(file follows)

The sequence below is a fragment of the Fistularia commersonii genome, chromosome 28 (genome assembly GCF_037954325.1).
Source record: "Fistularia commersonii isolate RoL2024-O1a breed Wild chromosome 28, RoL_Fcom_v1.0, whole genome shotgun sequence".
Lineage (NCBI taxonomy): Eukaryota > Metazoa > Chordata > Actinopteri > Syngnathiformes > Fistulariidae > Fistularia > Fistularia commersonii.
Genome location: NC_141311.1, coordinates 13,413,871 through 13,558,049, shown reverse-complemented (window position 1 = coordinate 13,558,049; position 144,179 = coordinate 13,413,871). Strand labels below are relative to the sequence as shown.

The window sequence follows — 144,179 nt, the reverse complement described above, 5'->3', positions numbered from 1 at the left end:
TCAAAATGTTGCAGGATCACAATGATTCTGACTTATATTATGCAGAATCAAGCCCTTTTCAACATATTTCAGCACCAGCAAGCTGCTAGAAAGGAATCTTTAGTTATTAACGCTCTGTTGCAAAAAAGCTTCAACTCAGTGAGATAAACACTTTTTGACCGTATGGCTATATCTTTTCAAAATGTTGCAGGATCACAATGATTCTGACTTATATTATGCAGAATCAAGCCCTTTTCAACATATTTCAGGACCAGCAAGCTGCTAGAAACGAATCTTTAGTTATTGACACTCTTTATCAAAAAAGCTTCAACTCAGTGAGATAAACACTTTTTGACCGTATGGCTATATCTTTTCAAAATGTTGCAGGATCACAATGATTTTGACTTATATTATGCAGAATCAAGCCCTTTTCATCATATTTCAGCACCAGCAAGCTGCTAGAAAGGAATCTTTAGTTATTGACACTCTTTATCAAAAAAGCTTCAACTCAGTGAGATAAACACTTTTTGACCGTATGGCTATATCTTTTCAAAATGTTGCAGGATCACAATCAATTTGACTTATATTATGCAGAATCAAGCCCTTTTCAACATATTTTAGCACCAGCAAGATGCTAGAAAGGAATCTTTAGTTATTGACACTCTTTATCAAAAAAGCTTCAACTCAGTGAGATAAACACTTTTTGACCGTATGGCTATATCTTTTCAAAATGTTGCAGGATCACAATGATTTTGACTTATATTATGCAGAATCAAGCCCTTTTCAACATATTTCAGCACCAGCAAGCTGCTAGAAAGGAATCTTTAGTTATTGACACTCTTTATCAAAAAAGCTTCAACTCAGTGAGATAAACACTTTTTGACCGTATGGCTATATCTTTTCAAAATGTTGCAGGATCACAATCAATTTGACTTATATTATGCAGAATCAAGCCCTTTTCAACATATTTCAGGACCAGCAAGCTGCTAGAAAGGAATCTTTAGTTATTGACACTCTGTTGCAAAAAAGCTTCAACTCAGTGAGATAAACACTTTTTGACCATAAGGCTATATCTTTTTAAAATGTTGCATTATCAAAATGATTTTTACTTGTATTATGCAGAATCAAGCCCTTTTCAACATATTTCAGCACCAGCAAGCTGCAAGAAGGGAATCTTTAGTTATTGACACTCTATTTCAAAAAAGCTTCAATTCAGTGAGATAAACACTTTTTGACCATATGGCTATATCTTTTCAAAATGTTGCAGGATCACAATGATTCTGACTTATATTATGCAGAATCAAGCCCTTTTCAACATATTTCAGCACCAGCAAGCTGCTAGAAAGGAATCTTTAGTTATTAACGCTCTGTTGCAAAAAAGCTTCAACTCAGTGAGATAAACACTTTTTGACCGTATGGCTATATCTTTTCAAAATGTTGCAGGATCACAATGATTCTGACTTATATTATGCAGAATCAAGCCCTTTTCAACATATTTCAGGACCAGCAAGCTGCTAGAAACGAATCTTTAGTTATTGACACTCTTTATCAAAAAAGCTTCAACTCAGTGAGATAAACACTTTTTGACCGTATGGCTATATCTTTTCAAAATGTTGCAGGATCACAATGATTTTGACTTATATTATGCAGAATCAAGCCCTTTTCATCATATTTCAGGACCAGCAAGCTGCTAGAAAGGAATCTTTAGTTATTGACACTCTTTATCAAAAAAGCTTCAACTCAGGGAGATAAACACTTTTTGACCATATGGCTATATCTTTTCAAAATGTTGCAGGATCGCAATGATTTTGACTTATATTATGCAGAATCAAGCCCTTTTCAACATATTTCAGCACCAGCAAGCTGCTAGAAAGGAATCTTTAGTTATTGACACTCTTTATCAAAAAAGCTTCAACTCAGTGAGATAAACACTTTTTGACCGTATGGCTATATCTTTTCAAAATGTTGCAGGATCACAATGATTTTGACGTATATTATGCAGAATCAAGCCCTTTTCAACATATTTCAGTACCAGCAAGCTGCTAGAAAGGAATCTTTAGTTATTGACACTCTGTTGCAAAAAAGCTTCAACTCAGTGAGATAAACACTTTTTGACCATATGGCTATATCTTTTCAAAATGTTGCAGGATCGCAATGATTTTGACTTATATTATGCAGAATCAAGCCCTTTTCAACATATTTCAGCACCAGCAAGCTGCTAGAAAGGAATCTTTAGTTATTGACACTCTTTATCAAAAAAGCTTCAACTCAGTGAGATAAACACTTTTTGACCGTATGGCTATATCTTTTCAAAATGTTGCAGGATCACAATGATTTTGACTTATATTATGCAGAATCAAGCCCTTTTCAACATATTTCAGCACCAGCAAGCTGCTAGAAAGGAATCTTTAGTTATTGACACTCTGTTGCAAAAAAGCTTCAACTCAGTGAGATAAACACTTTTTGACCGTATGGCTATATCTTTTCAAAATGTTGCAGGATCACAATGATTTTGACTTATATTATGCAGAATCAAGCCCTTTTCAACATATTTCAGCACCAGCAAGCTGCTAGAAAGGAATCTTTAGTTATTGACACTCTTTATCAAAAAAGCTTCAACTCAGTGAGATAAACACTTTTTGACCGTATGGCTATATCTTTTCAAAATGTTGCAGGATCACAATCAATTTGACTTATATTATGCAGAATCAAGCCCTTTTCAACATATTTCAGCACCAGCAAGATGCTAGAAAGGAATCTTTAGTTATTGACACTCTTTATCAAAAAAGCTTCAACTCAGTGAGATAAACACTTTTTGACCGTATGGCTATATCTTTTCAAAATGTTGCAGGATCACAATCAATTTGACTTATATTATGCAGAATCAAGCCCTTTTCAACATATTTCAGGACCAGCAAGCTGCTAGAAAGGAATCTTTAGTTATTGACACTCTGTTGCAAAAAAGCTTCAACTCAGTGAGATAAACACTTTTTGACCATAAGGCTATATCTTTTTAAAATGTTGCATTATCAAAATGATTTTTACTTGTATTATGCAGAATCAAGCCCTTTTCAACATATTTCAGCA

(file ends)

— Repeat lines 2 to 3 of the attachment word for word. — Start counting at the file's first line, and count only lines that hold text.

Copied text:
Source record: "Fistularia commersonii isolate RoL2024-O1a breed Wild chromosome 28, RoL_Fcom_v1.0, whole genome shotgun sequence".
Lineage (NCBI taxonomy): Eukaryota > Metazoa > Chordata > Actinopteri > Syngnathiformes > Fistulariidae > Fistularia > Fistularia commersonii.